Deciphering Culture

Ordinary Curiosities and Subjective Narratives
Author: Jane Crisp,Kay Ferres,Gillian Swanson
Publisher: Routledge
ISBN: 1136154566
Category: Social Science
Page: 240
View: 8655

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Representation, subjectivity and sexuality continue to be central to scholarly inquiry in the humanities and social sciences. Deciphering Culture explores their relationship, each author taking a distinct approach to the concept of 'curiosity' as a way of deciphering the working of particular cultural formations. In the process they address a variety of topics including: * the historical formation of subjectivities, identities and differences * cultural conduct and habits of the self * everyday cultures and negotiation * consumption and the body * memory, history and autobiography * the ethics of critical and textual inquiry. This fascinating book will appeal to students and academics from a variety of disciplinary backgrounds in the social sciences and cultural studies.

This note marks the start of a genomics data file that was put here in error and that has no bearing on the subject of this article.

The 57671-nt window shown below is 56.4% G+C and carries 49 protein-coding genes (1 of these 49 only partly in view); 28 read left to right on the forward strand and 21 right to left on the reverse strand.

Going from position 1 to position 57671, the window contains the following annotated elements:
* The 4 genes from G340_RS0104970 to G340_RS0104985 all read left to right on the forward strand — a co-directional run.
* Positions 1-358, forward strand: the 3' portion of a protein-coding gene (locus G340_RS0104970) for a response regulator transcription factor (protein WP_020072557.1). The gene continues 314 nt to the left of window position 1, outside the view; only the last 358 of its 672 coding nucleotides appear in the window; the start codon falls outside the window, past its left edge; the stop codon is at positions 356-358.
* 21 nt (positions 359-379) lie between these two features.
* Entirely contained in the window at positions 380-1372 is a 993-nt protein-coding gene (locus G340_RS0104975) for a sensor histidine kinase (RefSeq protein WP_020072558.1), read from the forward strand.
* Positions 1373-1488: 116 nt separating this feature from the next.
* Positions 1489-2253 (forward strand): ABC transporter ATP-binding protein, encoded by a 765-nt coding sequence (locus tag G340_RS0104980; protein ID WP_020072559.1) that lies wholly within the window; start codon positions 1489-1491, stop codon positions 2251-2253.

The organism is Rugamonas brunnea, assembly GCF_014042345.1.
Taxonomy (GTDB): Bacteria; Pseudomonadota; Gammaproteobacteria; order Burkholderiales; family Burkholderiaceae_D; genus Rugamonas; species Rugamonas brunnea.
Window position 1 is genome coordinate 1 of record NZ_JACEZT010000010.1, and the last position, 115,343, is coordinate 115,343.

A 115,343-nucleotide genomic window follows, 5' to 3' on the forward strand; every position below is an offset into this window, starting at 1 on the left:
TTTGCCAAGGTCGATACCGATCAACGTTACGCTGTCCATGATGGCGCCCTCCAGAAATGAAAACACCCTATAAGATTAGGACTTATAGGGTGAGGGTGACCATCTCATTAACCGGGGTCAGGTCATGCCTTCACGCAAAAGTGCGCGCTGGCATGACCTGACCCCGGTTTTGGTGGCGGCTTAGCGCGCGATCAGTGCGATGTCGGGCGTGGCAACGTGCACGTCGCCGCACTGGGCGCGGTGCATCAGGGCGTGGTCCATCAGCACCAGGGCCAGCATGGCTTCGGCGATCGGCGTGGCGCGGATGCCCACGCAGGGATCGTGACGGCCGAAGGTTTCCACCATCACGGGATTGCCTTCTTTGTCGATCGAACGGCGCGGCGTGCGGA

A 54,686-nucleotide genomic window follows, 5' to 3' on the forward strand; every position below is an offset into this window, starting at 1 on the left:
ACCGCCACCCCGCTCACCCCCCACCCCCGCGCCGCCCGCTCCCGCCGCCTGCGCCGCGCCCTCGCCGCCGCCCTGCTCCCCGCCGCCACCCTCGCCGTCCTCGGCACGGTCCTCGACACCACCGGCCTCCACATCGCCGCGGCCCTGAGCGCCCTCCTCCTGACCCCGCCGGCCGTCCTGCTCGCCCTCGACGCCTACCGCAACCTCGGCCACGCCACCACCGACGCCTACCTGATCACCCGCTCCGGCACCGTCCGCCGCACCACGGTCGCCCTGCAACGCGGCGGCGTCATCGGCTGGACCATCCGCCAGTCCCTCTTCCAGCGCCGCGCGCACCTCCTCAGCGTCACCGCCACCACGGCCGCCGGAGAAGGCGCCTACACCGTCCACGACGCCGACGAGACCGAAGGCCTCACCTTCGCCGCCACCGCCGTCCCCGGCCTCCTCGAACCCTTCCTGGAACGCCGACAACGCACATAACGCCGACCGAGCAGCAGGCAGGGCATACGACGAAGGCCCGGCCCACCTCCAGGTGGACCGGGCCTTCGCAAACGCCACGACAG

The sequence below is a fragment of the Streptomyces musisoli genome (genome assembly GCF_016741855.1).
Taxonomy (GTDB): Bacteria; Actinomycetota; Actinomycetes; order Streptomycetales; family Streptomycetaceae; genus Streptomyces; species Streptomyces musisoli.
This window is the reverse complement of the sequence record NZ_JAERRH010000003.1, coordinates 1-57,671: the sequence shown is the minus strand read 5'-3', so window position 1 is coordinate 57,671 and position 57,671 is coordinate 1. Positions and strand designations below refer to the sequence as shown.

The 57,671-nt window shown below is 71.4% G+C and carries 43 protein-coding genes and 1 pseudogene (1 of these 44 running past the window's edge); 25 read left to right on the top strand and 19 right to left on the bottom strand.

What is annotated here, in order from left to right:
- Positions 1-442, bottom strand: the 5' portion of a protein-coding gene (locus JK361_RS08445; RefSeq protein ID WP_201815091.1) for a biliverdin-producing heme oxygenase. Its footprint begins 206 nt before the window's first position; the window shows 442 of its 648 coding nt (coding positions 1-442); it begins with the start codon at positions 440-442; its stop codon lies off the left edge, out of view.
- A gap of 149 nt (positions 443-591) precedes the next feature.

Deciphering Motivation in Psychotherapy


Author: David Mark Allen
Publisher: Springer Science & Business Media
ISBN: 1468458892
Category: Medical
Page: 200
View: 5302